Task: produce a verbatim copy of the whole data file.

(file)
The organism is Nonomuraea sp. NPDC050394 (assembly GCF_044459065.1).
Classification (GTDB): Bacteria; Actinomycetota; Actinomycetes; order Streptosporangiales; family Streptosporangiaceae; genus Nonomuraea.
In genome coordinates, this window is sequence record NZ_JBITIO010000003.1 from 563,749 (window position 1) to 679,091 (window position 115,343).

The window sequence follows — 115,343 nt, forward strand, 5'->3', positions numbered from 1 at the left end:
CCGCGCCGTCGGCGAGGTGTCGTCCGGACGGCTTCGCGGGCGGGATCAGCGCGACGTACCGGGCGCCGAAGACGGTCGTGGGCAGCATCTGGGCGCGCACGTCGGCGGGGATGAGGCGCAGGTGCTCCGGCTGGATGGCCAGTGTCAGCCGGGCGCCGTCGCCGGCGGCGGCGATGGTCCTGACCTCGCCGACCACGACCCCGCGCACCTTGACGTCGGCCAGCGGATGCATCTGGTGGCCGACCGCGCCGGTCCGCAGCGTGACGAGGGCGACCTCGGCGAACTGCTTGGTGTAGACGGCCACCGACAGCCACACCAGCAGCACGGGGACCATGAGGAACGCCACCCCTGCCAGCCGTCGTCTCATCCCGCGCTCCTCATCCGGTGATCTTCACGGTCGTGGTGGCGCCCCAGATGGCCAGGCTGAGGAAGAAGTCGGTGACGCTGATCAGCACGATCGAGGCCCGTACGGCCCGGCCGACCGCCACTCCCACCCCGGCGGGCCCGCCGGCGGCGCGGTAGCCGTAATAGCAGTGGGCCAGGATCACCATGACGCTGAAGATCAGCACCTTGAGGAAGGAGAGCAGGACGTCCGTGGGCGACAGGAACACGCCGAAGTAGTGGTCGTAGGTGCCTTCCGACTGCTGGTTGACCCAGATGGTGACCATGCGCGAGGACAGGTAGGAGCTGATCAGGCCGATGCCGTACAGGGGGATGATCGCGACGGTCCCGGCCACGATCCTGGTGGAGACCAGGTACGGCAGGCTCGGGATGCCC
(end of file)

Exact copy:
The organism is Nonomuraea sp. NPDC050394 (assembly GCF_044459065.1).
Classification (GTDB): Bacteria; Actinomycetota; Actinomycetes; order Streptosporangiales; family Streptosporangiaceae; genus Nonomuraea.
In genome coordinates, this window is sequence record NZ_JBITIO010000003.1 from 563,749 (window position 1) to 679,091 (window position 115,343).

The window sequence follows — 115,343 nt, forward strand, 5'->3', positions numbered from 1 at the left end:
CCGCGCCGTCGGCGAGGTGTCGTCCGGACGGCTTCGCGGGCGGGATCAGCGCGACGTACCGGGCGCCGAAGACGGTCGTGGGCAGCATCTGGGCGCGCACGTCGGCGGGGATGAGGCGCAGGTGCTCCGGCTGGATGGCCAGTGTCAGCCGGGCGCCGTCGCCGGCGGCGGCGATGGTCCTGACCTCGCCGACCACGACCCCGCGCACCTTGACGTCGGCCAGCGGATGCATCTGGTGGCCGACCGCGCCGGTCCGCAGCGTGACGAGGGCGACCTCGGCGAACTGCTTGGTGTAGACGGCCACCGACAGCCACACCAGCAGCACGGGGACCATGAGGAACGCCACCCCTGCCAGCCGTCGTCTCATCCCGCGCTCCTCATCCGGTGATCTTCACGGTCGTGGTGGCGCCCCAGATGGCCAGGCTGAGGAAGAAGTCGGTGACGCTGATCAGCACGATCGAGGCCCGTACGGCCCGGCCGACCGCCACTCCCACCCCGGCGGGCCCGCCGGCGGCGCGGTAGCCGTAATAGCAGTGGGCCAGGATCACCATGACGCTGAAGATCAGCACCTTGAGGAAGGAGAGCAGGACGTCCGTGGGCGACAGGAACACGCCGAAGTAGTGGTCGTAGGTGCCTTCCGACTGCTGGTTGACCCAGATGGTGACCATGCGCGAGGACAGGTAGGAGCTGATCAGGCCGATGCCGTACAGGGGGATGATCGCGACGGTCCCGGCCACGATCCTGGTGGAGACCAGGTACGGCAGGCTCGGGATGCCC